“These are not words… This is a song… To lament your future… and to mourn it… Forget about the Dragon Slayer…”
Oh shit, thought Ritsuka at that moment and started pressing the call button on the comm watch again and again, trying to get in contact with Chaldea.
“Master, what’s wrong,” asked Mash.
“They already knew the Dragon Slayer was here. This guy was an early warning system,” replied Ritsuka. It was all one big damn trap!
“Run to the ends of the earth,” croaked the Phantom with a twisted smile on his face. “If lady luck is on your side… you might just have a chance to escape…”
Marie and Mozart arrived asking about the sounds of battle at the time the Assassin disappeared into golden motes of light. And at that same moment the Servant died, the connection with Chaldea was opened.
[Finally, I got through to you! Everyone, I recommend that we evacuate! There’s a reading, way beyond a Servant, indicating an “ultra-size lifeform.” It’s approaching with incredible speed!]
“Beyond a Servant,” called out Mash in surprise. “Can such a lifeform even exist in this world?”
[Of course they can! The world’s a big place!]
“Enough about that, Dr. Roman,” called Ritsuka, cutting through the chatter while there was time. “We lost all contact with Chaldea for a time, this city is a trap! But the Dragon Slayer is here, the Assassin all but confirmed it. If we find him and get away, it’s our win, trap or no! Where is he, Dr. Roman!?”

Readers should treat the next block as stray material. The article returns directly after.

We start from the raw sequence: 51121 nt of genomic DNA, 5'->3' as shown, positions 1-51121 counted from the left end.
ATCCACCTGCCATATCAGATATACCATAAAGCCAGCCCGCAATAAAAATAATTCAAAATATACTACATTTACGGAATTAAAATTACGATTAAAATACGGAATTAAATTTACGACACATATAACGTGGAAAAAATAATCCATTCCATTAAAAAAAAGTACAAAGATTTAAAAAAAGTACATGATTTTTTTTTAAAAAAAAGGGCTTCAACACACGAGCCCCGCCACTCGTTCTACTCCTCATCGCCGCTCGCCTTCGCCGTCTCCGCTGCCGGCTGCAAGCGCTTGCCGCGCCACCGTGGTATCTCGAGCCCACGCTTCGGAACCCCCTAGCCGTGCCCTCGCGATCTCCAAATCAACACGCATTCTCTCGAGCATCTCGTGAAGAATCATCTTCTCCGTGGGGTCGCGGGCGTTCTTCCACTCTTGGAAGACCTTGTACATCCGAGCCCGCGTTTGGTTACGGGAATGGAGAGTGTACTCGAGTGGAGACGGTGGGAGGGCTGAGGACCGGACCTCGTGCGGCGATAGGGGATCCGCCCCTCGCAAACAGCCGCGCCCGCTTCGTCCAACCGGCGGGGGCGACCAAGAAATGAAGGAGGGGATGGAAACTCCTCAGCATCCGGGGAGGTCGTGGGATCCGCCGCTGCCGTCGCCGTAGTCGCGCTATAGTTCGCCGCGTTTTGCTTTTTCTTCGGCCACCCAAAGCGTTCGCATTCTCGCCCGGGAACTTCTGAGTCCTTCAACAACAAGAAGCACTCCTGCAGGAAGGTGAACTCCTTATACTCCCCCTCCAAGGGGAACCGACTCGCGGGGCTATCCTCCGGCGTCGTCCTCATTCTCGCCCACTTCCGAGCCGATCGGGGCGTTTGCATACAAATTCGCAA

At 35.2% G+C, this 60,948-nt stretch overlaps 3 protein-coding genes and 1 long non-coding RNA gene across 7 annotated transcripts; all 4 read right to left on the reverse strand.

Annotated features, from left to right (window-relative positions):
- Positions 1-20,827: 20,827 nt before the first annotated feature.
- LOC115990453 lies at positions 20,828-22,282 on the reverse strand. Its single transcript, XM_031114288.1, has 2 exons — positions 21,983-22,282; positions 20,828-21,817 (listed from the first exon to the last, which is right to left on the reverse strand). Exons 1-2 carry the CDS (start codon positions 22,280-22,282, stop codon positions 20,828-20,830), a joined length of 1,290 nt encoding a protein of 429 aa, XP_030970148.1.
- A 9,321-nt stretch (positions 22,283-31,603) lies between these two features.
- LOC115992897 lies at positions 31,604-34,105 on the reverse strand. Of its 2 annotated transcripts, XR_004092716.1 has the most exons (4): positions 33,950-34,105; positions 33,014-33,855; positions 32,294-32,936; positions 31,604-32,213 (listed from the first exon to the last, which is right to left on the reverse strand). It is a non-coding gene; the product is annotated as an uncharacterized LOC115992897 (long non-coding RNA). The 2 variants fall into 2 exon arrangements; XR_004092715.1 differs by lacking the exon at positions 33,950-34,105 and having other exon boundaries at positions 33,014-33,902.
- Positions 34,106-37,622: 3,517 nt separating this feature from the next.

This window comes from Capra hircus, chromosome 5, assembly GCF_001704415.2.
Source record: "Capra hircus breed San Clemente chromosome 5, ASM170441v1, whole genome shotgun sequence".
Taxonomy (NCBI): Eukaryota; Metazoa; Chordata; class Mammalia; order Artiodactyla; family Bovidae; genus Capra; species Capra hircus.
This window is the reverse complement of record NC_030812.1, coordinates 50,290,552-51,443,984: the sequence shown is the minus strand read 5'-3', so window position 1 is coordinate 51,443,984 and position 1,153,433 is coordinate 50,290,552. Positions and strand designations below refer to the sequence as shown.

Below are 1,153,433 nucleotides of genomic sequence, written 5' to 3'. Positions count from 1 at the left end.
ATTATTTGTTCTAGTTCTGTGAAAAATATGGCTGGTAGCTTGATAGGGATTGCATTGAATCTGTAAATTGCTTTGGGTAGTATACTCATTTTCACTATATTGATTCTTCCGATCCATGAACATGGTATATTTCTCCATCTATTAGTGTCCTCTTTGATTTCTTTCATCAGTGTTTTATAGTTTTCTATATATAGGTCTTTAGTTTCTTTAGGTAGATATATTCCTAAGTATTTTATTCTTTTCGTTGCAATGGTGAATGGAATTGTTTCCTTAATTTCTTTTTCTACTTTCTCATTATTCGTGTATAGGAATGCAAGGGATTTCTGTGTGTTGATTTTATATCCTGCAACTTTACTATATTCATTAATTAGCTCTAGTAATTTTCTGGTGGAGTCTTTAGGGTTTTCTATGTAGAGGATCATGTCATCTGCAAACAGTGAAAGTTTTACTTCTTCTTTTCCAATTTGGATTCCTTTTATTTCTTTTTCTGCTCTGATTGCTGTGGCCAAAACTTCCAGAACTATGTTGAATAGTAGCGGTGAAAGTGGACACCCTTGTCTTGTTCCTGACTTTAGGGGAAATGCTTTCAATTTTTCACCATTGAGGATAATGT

[Huh!? Oh!? Celeste, do you have the data parsed? Uh, aside from the three Servants closing in with the ultra-sized lifeform… There’s a faint reading from the castle up ahead!]
“Marie, mounts,” called Ritsuka urgently. The girl produced them and the Chaldea team dashed helter skelter up the battlement stairs towards the ruined fortifications astride their glassy steeds.
Author’s Note: The Font limitations of wordpress are quite severe. There were a few things I did in this chapter in my word processor that didn’t translate into WordPress. The first was Jeanne’s disappearing voice, where I actually originally used smaller and smaller fonts to reduce the size of her words as they faded. The second was using a flowing, fancy font for Phantom’s offstage singing to make it more hauntingly elegant and out of place. Whereas with WordPress, all I could do was put it in italics and then bold fonts.
There are dozens of free fonts out there used in universal programs of all kinds. It wouldn’t kill WordPress to have a few of them.